A London council has been forced to introduce an "emergency" voting procedure after widespread problems affected scores of residents on Thursday.
Reports of disruption in Barnet, north London came just after 8am as people attending polling stations found their names weren’t on official lists.
Barnet Council has issued an “emergency proxy vote” for affected residents who can nominate a person to vote on their behalf by 5pm. The nominee will then be able to cast a ballot on their behalf anytime before polls close at 10pm.
Earlier the topic began trending on social media as outraged would-be voters aired their dismay at the problems.
Sophie Walker, the Women’s Equality Party mayoral candidate, has registered a complaint with the council, along with the London Assembly.
She told the Press Association: “I am very disappointed. I have spent my morning responding to messages from people upset that they could not vote.
“Women first got the vote 100 years ago and there are women today who have been unable to vote.”
A statement from the borough’s Liberal Democrat branch claimed as many as four in five voters were turned away when voting began.
The group said: “The Barnet Liberal Democrats are calling for a full public enquiry as to why the presiding officers at Barnet polling stations do not have the full electoral roll and only the amended list.
“With up to 4 in 5 voters being turned away in the early hours it can only be seen as an affront to democracy.”
When contacted on Thursday morning, Barnet Council said it didn’t know the numbers of voters affected by the problems.
Charlotte, a voter from East Finchley, told BBC London: “I went to the polls and there was a queue which was unusual as it was just after 7am.
“And everyone was being told they were not on the list.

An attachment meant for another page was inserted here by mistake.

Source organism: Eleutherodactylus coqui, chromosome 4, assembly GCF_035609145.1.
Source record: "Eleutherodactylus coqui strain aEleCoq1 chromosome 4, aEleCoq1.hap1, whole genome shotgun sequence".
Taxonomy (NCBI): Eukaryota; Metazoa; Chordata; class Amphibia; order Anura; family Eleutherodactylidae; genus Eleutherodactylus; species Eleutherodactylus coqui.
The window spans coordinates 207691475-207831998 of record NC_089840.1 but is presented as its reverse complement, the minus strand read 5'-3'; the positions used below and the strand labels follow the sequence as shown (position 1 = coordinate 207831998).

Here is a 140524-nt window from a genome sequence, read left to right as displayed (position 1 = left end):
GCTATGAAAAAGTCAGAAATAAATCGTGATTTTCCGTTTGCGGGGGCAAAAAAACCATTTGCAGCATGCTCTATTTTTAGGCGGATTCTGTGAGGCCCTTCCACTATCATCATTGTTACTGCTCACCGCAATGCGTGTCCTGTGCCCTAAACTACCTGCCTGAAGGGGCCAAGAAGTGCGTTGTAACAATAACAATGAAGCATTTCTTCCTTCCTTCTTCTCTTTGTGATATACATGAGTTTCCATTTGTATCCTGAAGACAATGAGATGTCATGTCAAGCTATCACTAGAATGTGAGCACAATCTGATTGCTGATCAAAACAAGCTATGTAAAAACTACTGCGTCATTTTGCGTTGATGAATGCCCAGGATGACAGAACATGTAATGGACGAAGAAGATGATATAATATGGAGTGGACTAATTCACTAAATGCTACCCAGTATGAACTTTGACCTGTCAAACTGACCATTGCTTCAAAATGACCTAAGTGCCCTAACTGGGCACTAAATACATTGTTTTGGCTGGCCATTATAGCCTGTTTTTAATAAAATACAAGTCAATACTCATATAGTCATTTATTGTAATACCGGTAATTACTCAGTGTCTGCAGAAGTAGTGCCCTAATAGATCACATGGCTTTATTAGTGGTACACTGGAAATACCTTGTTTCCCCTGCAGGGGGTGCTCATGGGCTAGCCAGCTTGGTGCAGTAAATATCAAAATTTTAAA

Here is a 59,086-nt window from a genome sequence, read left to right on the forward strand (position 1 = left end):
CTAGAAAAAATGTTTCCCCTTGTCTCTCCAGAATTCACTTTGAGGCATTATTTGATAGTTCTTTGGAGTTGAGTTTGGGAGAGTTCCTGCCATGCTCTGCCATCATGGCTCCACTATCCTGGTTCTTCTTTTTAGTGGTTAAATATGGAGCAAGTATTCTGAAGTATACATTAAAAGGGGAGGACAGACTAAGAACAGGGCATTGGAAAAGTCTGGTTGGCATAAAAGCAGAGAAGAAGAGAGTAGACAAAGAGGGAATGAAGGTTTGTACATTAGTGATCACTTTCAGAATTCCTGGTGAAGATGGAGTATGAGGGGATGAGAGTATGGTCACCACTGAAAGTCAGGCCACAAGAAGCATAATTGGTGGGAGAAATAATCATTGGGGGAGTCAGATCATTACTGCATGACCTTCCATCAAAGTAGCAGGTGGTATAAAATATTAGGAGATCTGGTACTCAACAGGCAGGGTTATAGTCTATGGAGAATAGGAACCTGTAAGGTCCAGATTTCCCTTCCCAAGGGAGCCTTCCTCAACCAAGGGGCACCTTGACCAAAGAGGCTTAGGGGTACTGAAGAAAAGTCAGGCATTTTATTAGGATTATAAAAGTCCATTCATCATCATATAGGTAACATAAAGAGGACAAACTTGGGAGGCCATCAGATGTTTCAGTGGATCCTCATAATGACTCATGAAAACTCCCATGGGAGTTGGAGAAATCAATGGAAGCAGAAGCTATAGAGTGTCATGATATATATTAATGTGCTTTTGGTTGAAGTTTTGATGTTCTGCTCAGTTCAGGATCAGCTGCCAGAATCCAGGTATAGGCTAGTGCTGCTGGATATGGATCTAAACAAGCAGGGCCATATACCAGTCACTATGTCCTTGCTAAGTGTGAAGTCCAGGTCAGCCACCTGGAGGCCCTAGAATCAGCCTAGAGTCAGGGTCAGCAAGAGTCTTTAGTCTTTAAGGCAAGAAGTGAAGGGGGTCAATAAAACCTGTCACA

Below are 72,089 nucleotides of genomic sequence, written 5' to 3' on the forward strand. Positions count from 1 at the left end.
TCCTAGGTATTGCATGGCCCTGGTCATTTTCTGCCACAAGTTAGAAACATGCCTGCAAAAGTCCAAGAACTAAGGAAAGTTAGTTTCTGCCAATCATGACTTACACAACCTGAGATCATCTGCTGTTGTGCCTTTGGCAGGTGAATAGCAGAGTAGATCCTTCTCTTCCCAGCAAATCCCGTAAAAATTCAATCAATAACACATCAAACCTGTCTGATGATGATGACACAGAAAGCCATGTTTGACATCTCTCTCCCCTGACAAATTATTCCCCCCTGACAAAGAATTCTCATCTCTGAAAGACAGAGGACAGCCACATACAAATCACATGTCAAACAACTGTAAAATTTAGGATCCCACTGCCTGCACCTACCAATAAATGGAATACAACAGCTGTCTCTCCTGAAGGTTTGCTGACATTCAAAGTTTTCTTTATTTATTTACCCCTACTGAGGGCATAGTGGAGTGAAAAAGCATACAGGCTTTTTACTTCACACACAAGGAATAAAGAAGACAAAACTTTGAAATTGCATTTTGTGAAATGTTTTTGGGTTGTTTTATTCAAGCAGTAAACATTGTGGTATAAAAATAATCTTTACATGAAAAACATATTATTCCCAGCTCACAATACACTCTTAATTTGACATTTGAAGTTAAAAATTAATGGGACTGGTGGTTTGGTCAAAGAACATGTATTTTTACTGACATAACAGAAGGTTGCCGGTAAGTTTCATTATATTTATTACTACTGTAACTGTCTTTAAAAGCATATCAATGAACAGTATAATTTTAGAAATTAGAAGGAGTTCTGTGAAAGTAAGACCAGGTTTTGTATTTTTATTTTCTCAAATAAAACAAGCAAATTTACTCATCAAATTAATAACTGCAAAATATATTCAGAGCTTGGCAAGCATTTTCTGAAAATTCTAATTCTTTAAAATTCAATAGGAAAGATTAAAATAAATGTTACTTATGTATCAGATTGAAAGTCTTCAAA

“This included people who couldn’t then come back later in the day.
“They basically lost their vote, essentially.
“Everyone was being sent away, the observing officer had been on the phone to Barnet council and they said they’d sent out the wrong lists.”
Sandra, another Barnet resident, said her husband and daughter had forgotten their poll cards and were unable to vote on Thursday morning.
She said neither will be able to cast their ballots later on. “I’m disgusted,” she added.
Another caller to BBC London said he had phoned the police in frustration.
Barnet’s local authority has been dubbed the “Easy Council” due to its outsourcing efforts.
However, voter lists are not the responsibility of a third party.
The borough is London’s most populous, with some 393,000 residents the council said last year.
Barnet Council confirmed to The Huffington Post UK that there had been a problem with voter lists.
A spokesperson later said: “Anyone who attended a polling station in Barnet this morning, and was turned away and therefore could not vote, and was unable to return due to work reasons, may be able to use an emergency proxy vote.
“They will need to complete an application form on our website (www.barnet.gov.uk) and return it by 5pm today. People can find out more about how to vote by emergency proxy at https://www.barnet.gov.uk/citizen-home/council-and-democracy/democracy-and-elections/elections-in-barnet.html.”